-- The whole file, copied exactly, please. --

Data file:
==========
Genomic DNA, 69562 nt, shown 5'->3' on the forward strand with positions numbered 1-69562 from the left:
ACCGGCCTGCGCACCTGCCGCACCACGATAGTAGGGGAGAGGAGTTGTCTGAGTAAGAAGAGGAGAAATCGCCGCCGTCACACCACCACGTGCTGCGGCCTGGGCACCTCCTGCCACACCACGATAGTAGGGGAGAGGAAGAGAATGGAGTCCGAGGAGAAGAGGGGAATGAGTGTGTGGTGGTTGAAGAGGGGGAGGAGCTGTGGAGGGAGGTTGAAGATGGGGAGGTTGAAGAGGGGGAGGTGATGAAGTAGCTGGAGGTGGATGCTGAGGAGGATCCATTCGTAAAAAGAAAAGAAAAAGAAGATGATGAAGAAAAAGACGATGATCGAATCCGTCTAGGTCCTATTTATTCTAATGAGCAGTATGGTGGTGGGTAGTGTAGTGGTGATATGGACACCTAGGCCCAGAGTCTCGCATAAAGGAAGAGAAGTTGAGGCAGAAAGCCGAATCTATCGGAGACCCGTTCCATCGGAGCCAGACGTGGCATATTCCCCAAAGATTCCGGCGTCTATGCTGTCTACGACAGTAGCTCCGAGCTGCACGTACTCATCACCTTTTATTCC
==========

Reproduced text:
Genomic DNA, 69562 nt, shown 5'->3' on the forward strand with positions numbered 1-69562 from the left:
ACCGGCCTGCGCACCTGCCGCACCACGATAGTAGGGGAGAGGAGTTGTCTGAGTAAGAAGAGGAGAAATCGCCGCCGTCACACCACCACGTGCTGCGGCCTGGGCACCTCCTGCCACACCACGATAGTAGGGGAGAGGAAGAGAATGGAGTCCGAGGAGAAGAGGGGAATGAGTGTGTGGTGGTTGAAGAGGGGGAGGAGCTGTGGAGGGAGGTTGAAGATGGGGAGGTTGAAGAGGGGGAGGTGATGAAGTAGCTGGAGGTGGATGCTGAGGAGGATCCATTCGTAAAAAGAAAAGAAAAAGAAGATGATGAAGAAAAAGACGATGATCGAATCCGTCTAGGTCCTATTTATTCTAATGAGCAGTATGGTGGTGGGTAGTGTAGTGGTGATATGGACACCTAGGCCCAGAGTCTCGCATAAAGGAAGAGAAGTTGAGGCAGAAAGCCGAATCTATCGGAGACCCGTTCCATCGGAGCCAGACGTGGCATATTCCCCAAAGATTCCGGCGTCTATGCTGTCTACGACAGTAGCTCCGAGCTGCACGTACTCATCACCTTTTATTCC